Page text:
The breaker handle is then switched on to reset the device. Important to consideration is the availability of control power to the UV release coil. The control power for this circuit is often fed from a power source which was also cleared during the fault condition.When the operator tries to reset the breaker mechanism with the undervoltage release coil plunger still resting on the trip bar, the breaker is effectively being requested to initiate a trip while the operator is trying to reset and energise the device. The breaker will “trip-free” and the main contacts will never close. The trip-free mode prevents the circuit from closing into a potential fault.

The breaker mechanism includes an over-toggle feature which stores a significant amount of energy in the springs. This design ensures that the contacts close with sufficient pressure and force to energise and protect the circuit.

When the breaker mechanism trips free, all of the stored energy is released internally, causing significant stress on the mechanical assembly.

In practice, repeated reset attempts resulting from trip-free operation will destroy the breaker, often after only 50 or 60 operations. In mining, four to five breaker reset attempts per shift is not uncommon. Multiple reset attempts without undervoltage release control power cause cumulative damage to the MCCB mechanism.

The most common failure modes include bent rotational reset pins or broken or cracked components in the steel frame of the mechanism. Adding an LED internal undervoltage trip indicating light is a simple method to ensure that the MCCB is never vaused to be reset and to operate trip-free.

MCCB safety issues

Harsh underground mining environments impact MCCBs’ reliability. Failure can occur frequently when an MCCB is used to clear a downstream, high-level fault with frequent resets in a high-temperature, dusty or moist environment. Breakers in obvious poor condition should be replaced.

MCCBs may be repairable at times but the site maintenance and operations group should avoid MCCB repair centers from third-party companies. Repairs, refurbishing, and modifications of

MCCBs should not be done by independent third parties because:

  • The components used may not be manufactured to factory specifications.
  • Damaged breaker frames are not serviceable.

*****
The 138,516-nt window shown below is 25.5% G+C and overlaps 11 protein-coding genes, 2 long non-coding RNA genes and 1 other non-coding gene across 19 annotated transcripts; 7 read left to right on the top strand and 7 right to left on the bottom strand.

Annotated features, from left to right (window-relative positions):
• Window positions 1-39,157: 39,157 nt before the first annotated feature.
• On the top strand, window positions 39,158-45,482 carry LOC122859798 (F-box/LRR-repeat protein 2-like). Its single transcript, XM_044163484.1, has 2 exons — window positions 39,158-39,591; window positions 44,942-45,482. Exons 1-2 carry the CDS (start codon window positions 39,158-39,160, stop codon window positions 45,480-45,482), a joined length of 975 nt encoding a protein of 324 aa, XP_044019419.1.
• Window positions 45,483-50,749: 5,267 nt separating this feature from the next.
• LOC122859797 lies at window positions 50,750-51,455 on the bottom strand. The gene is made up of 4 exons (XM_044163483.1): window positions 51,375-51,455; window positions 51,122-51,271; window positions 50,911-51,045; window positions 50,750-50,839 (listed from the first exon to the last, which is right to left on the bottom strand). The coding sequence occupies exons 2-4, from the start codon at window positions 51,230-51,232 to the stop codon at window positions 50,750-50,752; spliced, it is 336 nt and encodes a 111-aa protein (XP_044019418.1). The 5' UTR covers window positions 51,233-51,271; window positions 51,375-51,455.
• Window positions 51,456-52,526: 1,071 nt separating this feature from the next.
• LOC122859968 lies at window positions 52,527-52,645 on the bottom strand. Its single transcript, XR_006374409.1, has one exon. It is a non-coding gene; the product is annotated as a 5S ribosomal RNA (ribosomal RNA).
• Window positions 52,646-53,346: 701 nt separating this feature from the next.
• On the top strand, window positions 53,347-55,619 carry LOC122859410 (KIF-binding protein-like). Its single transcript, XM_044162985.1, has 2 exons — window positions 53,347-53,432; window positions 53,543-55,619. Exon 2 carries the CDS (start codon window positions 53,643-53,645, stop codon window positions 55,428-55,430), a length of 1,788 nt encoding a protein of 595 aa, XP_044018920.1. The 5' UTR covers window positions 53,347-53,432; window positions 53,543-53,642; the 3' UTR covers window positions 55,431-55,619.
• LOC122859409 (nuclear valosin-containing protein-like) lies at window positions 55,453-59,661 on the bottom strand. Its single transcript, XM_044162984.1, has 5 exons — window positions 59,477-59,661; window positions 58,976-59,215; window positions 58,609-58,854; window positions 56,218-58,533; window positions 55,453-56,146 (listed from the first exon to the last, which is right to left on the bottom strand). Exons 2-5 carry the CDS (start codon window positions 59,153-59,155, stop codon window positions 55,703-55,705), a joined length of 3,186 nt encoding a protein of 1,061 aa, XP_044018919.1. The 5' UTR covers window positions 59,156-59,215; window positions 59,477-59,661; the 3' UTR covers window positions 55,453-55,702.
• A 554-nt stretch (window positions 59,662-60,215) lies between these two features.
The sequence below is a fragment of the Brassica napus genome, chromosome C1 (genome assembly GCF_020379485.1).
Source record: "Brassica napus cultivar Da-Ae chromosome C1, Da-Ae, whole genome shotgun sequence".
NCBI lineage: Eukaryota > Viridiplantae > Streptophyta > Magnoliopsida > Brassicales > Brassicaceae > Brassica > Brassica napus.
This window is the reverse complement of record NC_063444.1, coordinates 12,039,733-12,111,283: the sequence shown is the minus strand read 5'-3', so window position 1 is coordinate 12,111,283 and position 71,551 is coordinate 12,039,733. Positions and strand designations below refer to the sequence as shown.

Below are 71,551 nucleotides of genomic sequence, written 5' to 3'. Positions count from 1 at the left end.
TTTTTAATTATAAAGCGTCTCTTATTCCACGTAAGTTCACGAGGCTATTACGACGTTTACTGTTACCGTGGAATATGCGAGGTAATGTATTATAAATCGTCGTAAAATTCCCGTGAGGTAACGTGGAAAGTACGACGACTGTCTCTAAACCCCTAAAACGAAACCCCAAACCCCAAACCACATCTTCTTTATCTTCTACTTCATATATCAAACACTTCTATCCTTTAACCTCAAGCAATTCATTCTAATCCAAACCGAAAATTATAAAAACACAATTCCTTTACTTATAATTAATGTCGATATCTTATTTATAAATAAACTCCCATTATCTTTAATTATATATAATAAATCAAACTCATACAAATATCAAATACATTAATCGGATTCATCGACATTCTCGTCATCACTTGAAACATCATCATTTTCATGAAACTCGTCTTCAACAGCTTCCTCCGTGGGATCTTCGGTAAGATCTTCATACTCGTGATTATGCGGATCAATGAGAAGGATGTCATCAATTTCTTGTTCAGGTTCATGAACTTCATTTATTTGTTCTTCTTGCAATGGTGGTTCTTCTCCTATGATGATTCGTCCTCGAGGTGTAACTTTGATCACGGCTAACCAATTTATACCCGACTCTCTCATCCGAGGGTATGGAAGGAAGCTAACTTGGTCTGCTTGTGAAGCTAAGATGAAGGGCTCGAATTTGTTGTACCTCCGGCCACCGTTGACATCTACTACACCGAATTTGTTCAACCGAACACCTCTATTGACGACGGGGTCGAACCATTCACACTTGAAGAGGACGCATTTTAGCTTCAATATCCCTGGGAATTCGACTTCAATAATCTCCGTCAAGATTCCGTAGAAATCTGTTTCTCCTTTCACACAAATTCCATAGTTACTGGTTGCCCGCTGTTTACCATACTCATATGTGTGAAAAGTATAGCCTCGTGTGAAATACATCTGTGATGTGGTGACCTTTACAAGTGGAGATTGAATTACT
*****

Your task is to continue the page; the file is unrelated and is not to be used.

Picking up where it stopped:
• Processes used by third parties often remove lubrication, coatings, insulation, and plating required for proper breaker performance.
  • Abrasive processes promote corrosion and weaken components.
  • Solvents, paints, and other foreign materials deteriorate breaker insulation and degrade breaker performance.
  • Counterfeit labels disguise third-party service and may not describe breaker ratings accurately.

Mine operators are ultimately responsible for all repairs and modifications made to circuit breakers. The mine operator must confirm that all repairs are made in accordance with factory specifications, that the refurbished product is fully tested, and that modifications will not adversely impact the performance of the circuit breaker.

Vacuum circuit breakers

Although LV molded case circuit breakers have been applied in underground mining equipment and power centers for many years, recent changes in system design have opened the door for application of medium-voltage vacuum circuit breakers as well (see Fig. 3).

Fig. 3: New design fixed-mount vacuum circuit breaker applied in 1,2 kV low-voltage and up to 24 kV medium-voltage underground mining systems.

Fig. 3: New design fixed-mount vacuum circuit breaker applied in 1,2 kV low-voltage and up to 24 kV medium-voltage underground mining systems.

System voltages and source MVA for underground applications appear to be increasing gradually. Where underground assemblies were historically operated based on internal 1 MVA transformers (or a maximum of 1,5 MVA at 1000 V AC distribution voltage), newer designs are vased on as much as 5 MVA at voltages of 3,3 kV and higher. This is driven by new, larger continuous mining and conveying equipment applied underground.

The impact of these changes in underground electrical systems is an upward pressure on circuit breaker designs.

MCCBs traditionally applied at 1000 V AC with full load current ratings of 150, 250, 400, 600, 1200, and 2000 A with interrupting current ratings from 10 to 25 kA are now operate at operating voltages from 1,2 to 3,3 kV with interrupting ratings to 25 kA and higher.